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gal-dem

AN ONLINE AND PRINT PUBLICATION COMMITTED TO SHARING PERSPECTIVES FROM WOMEN AND NON-BINARY PEOPLE OF COLOUR

Students of Roger Williams University, 1899
Photography via Wikimedia Commons

The United States, despite all their issues surrounding race, have both colleges and universities that are specifically for the African American community. Historically Black Colleges and Universities (HBCUs) were created to provide higher education to Black Americans, and formalised after the abolition of slavery and during the near century-long period of segregation. The subsequent Higher Education Act of 1965 formally defined HBCUs as “any historically black college or university that was established prior to 1964, whose principal mission was, and still is, the education of black Americans”. 

The more I have learnt about HBCUs, the more I have begun to wonder whether there’s a need for these kinds of educational spaces in the UK. Although UK and US history is different, specifically with regards to segregation, there are a number of parallels that can be drawn. We all know the stories of “no blacks, no Irish, no dogs” signs, a sentiment close to the segregation laws in the US which had meant that “coloured folk” could not live, drink, eat or sit in the same vicinity as the white folk. “Colour bar” policies, which served as a barrier to black people’s employment, is another example of black people being systematically segregated and discriminated against in the UK. So it’s not beyond the realms of possibility that HBCUs could have emerged in such a climate on this side of the pond.

A report released by The Equalities and Human Rights Commissions (EHRC) in 2019 states that more than a quarter of minority ethnic students have faced both physical and verbal racist attacks on university campuses. The National Union of Students (NUS) also found in 2011 that incidents of racism had made a significant number of ethnic minority students consider discontinuing their higher education studies. Unfortunately, the impact of racism continues after graduation for BAME (black, Asian and minority ethnic) students, as they are 15% less likely to receive a good honours degree than their white counterparts.

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It is clear that black and other ethnic minority students face disadvantage and disenfranchisement during their time in UK higher education. With racism weaved into the very structures of many, if not all UK universities, I think it is time that the community starts to consider creating higher education spaces that cater specifically to black students.

Graduating class at Howard University, 1900
Photography via Wikimedia Commons

HBCUs obviously don’t eliminate the presence of racism in US society, but some issues in education are ameliorated. The ethnic makeup of HBCUs depends on the college – some have as little as 8% black students – but Lincoln University, the institution with the highest black population, is 84% African American. Many black HBCU students report feeling empowered by their educational environments. The Atlantic found that only 29% of non HBCU black graduates are financially thriving, compared to 40% of HBCU graduates. By comparison, black graduates in the UK are three times more likely to be unemployed after six months of graduating from university than their white peers. The positive results that HBCUs reap could relate to a number of factors, but are certainly linked to a collective mindset where everyone is committed to creating a safe space for black students and co-workers.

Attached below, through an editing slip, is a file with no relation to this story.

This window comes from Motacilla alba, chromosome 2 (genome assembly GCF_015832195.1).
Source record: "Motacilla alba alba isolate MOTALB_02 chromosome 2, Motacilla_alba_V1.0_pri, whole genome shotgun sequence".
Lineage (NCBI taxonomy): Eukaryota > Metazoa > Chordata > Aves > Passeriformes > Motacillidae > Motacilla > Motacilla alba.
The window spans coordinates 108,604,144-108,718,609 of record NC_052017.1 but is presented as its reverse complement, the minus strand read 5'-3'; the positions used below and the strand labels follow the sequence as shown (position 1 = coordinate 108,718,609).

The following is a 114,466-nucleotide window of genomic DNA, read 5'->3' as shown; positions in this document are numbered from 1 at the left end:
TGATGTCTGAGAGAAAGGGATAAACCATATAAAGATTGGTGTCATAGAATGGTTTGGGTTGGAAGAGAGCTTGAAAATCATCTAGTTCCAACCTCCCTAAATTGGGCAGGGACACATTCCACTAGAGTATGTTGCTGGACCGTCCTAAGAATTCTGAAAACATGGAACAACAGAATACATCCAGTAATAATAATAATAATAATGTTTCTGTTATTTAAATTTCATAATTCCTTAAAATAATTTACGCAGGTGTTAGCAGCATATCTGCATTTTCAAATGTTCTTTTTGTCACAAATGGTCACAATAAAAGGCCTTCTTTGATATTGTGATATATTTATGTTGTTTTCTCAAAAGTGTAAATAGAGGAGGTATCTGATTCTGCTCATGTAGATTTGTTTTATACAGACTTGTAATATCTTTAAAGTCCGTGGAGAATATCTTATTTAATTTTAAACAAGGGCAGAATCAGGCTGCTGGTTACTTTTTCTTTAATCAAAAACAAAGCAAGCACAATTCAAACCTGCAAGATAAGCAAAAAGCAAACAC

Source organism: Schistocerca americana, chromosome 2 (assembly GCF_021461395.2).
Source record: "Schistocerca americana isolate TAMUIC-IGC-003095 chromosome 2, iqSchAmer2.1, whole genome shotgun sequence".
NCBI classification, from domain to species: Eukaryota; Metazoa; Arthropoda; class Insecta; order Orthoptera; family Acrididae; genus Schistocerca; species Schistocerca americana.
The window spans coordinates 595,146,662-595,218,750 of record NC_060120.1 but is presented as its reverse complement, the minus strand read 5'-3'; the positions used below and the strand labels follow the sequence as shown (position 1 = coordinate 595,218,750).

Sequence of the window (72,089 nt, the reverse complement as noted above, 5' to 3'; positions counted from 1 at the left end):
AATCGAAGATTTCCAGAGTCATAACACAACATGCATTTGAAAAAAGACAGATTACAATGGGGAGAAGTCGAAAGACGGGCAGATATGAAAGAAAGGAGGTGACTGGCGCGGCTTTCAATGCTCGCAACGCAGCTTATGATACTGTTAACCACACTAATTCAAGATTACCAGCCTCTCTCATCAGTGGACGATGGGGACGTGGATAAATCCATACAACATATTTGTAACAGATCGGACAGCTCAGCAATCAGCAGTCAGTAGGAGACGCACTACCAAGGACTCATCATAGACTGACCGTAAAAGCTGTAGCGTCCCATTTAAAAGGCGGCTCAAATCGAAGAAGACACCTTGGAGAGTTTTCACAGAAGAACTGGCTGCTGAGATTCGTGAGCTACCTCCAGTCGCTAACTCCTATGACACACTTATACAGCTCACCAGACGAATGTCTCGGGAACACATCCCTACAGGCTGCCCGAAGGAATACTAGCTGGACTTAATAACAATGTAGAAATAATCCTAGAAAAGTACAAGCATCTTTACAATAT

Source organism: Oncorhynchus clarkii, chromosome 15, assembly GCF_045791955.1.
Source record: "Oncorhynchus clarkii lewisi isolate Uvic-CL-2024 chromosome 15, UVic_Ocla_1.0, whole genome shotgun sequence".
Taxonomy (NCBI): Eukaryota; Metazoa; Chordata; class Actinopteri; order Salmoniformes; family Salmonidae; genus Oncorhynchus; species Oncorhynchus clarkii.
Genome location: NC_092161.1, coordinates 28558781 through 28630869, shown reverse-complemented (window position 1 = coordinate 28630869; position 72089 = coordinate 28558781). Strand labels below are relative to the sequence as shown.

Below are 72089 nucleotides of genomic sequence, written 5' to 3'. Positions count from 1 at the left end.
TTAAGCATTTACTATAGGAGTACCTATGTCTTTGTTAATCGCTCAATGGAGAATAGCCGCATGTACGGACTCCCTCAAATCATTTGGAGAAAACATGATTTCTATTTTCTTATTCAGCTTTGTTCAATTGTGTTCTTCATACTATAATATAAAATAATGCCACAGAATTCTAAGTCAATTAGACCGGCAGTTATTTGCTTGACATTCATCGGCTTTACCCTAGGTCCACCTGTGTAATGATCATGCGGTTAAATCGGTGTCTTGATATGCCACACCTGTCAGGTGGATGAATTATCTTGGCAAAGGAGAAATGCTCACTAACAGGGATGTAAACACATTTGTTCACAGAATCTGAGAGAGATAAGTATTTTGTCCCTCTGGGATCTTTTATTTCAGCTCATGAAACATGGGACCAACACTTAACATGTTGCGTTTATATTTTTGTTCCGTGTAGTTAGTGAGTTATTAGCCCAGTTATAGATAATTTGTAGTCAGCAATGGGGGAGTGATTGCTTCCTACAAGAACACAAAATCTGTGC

“The positive results that HBCUs reap are linked to a collective mindset where everyone is committed to creating a safe space for black students”

Implementing a similar structure in the UK could be extremely difficult – it would take a sector-wide buy-in, even from those academics and senior university management staff who do not understand inclusivity as anything more than seeing more brown faces. The UK is in desperate need for more black academics – in the academic year 2016-17 there were only 25 black women professors and 90 black men. The staff in HBCUs, however, reflect the students that they admit, with 96% of black tenured staff in the US working at HBCUs. The option to have a majority black academic staff in the UK is not as much of a feasible choice as it is in the United States – but the creation of HBCUs in the UK could well foster a positive environment for black students to feel empowered, inspired and supported enough to want to pursue an academic career. 

Graduating class at Tuskegee University, Alabama, 2015
Photography via Chuck Kennedy

It might seem like an alien or far fetched concept, but the introduction of black university campuses could be the shakeup the UK higher education system needs. Many alumni of the classes of 1960s stated that HBCUs were the core of the black community and fostering a sense of belonging and identity. Recent alumni from Howard University told the BBC that they felt HBCUs were one of the only places that transcend racism still prevalent in society. “It is necessary to hone in on black spaces where we can thrive, support and reach each other before stepping out into a society ruled by racism and built on keeping black people in last place,” said Autasia Ramos, a recent Howard graduate. 

The benefits of black universities and colleges in the UK could move black communities from a status of oppression, to one of relative empowerment. With these structures, black people, or potentially people of colour more broadly, could begin to create their own nurturing educational spaces without pleading with Eurocentric institutions to address their structural racism. So I say – with the potential to change the racism that black students face within higher education – why not?

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